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Encyclopedia > 45 (record)
It has been suggested that this article or section be merged into Single (music). (Discuss)

A 45 is a single which was produced on a gramophone record, typically made with vinyl. Its name is derived from the speed at which it was played, 45 RPM (revolutions per minute). The standard size of a 45 is 7" in diameter. Wikipedia does not have an article with this exact name. ... In music, a single is a short (usually ten minutes or less*) record, usually featuring one or two tracks as A-side, often accompanied by several B-sides, usually remixes or other songs. ... 45 rpm record The image itself is copyright ©2004 by Daniel P. B. Smith and released under the terms of the Wikipedia license. ... 45 rpm record The image itself is copyright ©2004 by Daniel P. B. Smith and released under the terms of the Wikipedia license. ... Revolutions per minute (abbreviated rpm, RPM, r/min, or min-1) is a unit of frequency, commonly used to measure rotational speed, in particular in the case of rotation around a fixed axis. ... 33â…“ LP vinyl record album from the 1960s A gramophone record (also phonograph record, or simply record) is an analogue sound recording medium consisting of a flat disc with an inscribed modulated spiral groove. ... In music, a single is a short (usually ten minutes or less*) record, usually featuring one or two tracks as A-side, often accompanied by several B-sides, usually remixes or other songs. ... 33â…“ LP vinyl record album from the 1960s A gramophone record (also phonograph record, or simply record) is an analogue sound recording medium consisting of a flat disc with an inscribed modulated spiral groove. ... Vinyl products (such as these records) come in many colors. ... Revolutions per minute (abbreviated rpm, RPM, r/min, or min-1) is a unit of frequency, commonly used to measure rotational speed, in particular in the case of rotation around a fixed axis. ...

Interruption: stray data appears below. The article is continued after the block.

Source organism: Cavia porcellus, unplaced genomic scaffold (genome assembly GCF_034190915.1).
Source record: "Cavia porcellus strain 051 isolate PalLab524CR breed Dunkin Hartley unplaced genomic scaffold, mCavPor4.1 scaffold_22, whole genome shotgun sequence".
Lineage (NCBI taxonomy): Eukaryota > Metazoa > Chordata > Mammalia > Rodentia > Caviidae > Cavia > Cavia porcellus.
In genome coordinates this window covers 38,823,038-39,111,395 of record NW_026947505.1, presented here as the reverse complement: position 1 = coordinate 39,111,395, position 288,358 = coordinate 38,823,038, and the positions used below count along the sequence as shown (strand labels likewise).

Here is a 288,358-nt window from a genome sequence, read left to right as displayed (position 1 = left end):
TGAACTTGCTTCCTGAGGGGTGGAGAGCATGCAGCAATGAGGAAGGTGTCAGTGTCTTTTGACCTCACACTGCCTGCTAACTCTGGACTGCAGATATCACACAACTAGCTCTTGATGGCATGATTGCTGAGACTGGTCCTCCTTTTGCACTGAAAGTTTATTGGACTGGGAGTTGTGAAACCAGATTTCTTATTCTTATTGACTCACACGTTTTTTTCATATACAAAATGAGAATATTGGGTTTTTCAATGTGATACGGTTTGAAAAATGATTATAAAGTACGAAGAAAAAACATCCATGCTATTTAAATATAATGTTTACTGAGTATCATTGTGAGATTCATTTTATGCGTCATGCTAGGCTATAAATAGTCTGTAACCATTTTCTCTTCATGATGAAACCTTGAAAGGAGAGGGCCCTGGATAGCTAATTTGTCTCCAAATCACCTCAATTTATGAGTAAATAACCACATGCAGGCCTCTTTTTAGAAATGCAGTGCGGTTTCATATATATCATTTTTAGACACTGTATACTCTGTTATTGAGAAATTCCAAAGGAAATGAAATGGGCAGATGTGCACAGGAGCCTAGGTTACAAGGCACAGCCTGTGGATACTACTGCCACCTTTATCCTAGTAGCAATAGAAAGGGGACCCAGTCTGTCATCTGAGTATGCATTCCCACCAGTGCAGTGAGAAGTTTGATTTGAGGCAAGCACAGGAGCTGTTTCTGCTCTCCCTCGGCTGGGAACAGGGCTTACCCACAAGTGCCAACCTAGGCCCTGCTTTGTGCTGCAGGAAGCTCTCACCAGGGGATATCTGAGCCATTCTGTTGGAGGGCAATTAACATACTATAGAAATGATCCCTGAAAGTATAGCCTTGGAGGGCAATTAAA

These small discs usually contained one song on each side which resulted in calling such a record a "single".


Originally, the 45 RPM record was introduced as a longer play version of the 78 RPM discs. The first 45 RPM records were monaural, with recordings on both sides of the disc. Produced in several sizes, the 7", large hole version became the most popular. As stereo recordings became popular in the 1960s, almost all 45 RPM records were produced in stereo by the end of the decade. 78 (seventy-eight) is the natural number following 77 and followed by 79. ... Monaural (often shortened to mono) sound reproduction is single-channel. ... Symbol for stereo Stereophonic sound, commonly called stereo, is the reproduction of sound, using two independent audio channels, through a pair of widely separated speaker systems, in such a way as to create a pleasant and natural impression of sound heard from various directions as in natural hearing. ...


See also


  Results from FactBites:
 
Gramophone record - Wikipedia, the free encyclopedia (7755 words)
Such records were usually sold separately, in plain paper or cardboard sleeves that may have been printed to show producer of the retailer's name and sometimes in collections held in paper sleeves in a cardboard or leather book, similar to a photograph album, and called record albums.
While a 78 rpm record is brittle and relatively easily broken, both the microgroove LP 33rpm record and the 45 rpm single records are made from vinyl plastic which is flexible and unbreakable in normal use.
Records are made at large manufacturing plants, either owned by the major labels, or run by independent operators to whom smaller operations and independent labels could go for smaller runs.
Single (music) - Wikipedia, the free encyclopedia (1344 words)
In the older record format, there was no "track 1" as the disc itself was reversible, so the difference between an A-side and a B-side was one of promotion.
The first 45 RPM records were monaural, with recordings on both sides of the disc.
As stereo recordings became popular in the 1960s, almost all 45 RPM records were produced in stereo by the end of the decade.
  More results at FactBites »

 
 

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